The Burden sisters’ unjust tax burden
Their case is summed up by Joyce Burden herself, who said: “If we were lesbians we would have all the rights in the world. But we are sisters, and it seems we have no rights at all.”
This is the appallingly unjust state of affairs we have in the United Kingdom. An elderly couple of siblings (the gender make-up is immaterial) who have lived together in Wiltshire all their lives have fewer rights than cohabiting homosexuals in a civil partnership. For these sisters, it means that when one of them dies the other will have to sell their £875,000 four-bedroom property in Marlborough in order to pay an inheritance tax bill of around £56,000.
Yet the European Court affirmed that the tax rights enjoyed by gay couples do not apply to cohabiting siblings, and they therefore have not suffered unfair discrimination. And this was a decisive judgement with a 15-2 majority. The judgement said: ‘The absence of such a legally-binding agreement between the applicants (the Burdens) rendered their relationship of cohabitation, despite its long duration, fundamentally different to that of a married or civil partnership couple."
Of course it is fundamentally different, but so is marriage from civil partnership, which the ECHR now conveniently lumps together.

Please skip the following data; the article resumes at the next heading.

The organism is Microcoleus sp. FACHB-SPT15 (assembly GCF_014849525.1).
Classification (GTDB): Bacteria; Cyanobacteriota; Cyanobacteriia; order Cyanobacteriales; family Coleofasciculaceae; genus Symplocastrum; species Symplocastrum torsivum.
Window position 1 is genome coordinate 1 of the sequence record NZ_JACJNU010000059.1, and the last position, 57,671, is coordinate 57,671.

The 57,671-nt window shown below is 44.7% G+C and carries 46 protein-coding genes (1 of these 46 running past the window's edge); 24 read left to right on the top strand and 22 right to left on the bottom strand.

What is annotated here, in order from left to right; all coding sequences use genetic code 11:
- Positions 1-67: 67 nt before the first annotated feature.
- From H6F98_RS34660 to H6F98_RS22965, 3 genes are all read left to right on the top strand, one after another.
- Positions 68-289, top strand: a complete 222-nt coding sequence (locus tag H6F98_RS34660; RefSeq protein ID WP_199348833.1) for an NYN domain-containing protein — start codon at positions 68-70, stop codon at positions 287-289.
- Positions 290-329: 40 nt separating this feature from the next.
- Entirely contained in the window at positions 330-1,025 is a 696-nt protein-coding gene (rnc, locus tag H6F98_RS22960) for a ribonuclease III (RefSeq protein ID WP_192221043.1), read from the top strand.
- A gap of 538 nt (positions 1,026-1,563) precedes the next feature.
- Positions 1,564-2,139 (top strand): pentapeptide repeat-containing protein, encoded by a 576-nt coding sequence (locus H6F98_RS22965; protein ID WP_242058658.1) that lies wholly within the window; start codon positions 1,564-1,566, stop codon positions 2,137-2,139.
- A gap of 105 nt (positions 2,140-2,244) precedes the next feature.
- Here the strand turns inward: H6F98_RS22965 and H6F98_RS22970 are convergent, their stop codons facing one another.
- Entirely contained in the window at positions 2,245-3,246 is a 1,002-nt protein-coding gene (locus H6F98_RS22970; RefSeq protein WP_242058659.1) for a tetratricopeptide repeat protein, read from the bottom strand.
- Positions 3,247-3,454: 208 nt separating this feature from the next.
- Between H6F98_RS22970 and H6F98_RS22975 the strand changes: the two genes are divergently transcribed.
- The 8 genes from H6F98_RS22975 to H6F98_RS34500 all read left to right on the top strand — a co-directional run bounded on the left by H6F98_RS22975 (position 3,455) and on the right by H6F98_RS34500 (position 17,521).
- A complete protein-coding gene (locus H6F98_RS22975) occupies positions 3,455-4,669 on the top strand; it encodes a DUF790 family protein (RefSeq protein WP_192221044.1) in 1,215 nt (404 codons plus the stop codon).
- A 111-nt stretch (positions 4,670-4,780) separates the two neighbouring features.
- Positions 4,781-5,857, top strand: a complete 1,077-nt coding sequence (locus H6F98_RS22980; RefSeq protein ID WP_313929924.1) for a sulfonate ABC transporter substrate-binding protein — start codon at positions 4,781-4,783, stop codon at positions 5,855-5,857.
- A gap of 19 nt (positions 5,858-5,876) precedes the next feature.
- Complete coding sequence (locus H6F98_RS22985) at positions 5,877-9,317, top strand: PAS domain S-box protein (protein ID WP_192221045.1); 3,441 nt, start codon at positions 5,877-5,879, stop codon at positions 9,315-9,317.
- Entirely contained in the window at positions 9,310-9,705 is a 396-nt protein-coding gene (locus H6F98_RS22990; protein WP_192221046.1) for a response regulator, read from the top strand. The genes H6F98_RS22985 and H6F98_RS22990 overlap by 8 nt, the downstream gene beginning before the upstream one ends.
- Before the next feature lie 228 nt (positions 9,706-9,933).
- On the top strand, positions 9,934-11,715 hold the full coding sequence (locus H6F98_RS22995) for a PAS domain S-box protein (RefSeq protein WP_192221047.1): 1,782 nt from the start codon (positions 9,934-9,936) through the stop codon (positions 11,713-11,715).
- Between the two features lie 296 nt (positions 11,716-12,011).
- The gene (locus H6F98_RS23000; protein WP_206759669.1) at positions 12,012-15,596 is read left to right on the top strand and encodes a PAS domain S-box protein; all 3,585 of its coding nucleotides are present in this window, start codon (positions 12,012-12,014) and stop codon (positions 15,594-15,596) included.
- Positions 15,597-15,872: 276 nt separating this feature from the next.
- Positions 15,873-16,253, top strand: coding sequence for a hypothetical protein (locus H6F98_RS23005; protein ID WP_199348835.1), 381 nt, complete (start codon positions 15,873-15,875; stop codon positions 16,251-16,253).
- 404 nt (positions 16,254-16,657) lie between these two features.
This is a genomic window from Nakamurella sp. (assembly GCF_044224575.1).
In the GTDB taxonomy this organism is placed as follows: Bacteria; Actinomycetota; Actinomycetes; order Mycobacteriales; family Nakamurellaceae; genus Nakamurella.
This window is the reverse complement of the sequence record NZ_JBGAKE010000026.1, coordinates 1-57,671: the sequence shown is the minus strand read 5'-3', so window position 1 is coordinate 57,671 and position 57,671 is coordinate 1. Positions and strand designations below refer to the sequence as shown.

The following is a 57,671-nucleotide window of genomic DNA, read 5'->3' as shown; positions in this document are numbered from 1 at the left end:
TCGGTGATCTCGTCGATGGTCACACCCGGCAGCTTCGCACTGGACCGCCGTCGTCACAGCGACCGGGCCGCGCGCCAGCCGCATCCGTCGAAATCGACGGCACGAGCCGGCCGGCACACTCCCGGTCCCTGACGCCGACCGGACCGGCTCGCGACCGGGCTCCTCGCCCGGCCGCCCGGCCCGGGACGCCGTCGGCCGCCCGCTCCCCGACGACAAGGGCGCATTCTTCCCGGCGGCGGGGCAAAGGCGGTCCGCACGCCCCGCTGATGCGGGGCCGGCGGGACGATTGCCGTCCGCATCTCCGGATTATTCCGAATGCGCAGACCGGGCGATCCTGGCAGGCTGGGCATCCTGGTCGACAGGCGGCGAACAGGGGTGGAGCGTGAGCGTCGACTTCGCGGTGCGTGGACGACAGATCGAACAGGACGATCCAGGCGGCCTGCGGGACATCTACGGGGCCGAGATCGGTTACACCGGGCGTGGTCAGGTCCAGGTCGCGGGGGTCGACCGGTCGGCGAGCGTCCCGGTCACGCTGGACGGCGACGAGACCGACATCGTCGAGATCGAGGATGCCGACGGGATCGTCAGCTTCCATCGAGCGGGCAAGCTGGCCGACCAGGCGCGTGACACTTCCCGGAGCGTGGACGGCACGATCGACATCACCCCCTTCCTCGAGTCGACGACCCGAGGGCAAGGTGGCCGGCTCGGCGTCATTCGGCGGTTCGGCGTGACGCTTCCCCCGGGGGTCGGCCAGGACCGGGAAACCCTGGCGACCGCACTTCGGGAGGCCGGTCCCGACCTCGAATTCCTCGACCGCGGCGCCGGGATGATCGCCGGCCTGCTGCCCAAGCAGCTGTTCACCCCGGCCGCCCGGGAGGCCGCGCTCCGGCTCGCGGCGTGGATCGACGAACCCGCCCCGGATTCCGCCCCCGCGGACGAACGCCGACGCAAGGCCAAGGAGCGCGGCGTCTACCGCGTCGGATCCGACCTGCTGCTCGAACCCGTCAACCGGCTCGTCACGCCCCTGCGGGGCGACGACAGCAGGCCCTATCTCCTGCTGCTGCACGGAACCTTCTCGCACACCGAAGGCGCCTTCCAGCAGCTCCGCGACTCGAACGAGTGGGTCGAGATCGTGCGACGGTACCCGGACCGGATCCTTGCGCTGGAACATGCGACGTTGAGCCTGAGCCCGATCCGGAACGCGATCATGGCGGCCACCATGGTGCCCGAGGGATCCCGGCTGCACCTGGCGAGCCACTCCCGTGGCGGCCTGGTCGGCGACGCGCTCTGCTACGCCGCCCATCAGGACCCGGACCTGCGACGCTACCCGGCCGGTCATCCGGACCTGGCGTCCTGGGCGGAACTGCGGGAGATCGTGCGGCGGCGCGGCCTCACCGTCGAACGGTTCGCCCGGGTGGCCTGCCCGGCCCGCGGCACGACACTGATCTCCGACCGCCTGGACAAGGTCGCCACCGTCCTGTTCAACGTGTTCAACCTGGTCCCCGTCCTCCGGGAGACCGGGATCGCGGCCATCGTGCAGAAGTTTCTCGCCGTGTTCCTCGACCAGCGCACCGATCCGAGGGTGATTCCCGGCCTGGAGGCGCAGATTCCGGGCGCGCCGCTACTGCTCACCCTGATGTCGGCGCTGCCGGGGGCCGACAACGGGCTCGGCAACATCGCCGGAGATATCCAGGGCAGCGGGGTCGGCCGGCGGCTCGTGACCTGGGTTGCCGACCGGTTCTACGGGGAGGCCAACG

It is curious indeed that the state now recognises a cohabiting same-sex couple in a loving (eros) relationship, but not a same-sex cohabiting couple in a loving (storge) relationship. And so erotic love trumps familial love, and the unconditional (agape) love of God is tested further still.
Well, Cranmer has an idea…
Since there is nothing in law which states that a same-sex civil partnership must involve genital activity - with the evident sheer impossibility of the state ever proving that such a union has ever been consummated - Cranmer exhorts these sisters to register their partnership through the usual channels, and see what the state does when two sisters apply for a civil partnership as ‘non-conjugal’ lesbians.
The publicity of their plight would be global, and Cranmer is 99.9% certain that the Conservative Party would step in and vow to end such injustices, and pledge itself to introduce an amendment to the Civil Partnership Bill which would recognise cohabiting brothers, sisters, or parents with grown-up children who care for them. Such a clause was originally moved by Edward Leigh MP in 2004, upon which the Conservative Party was split (on a free vote) by 63-34 and 43-39 at Third Reading.
A bit of whipping for such a popular cause would do Mr Cameron the world of good.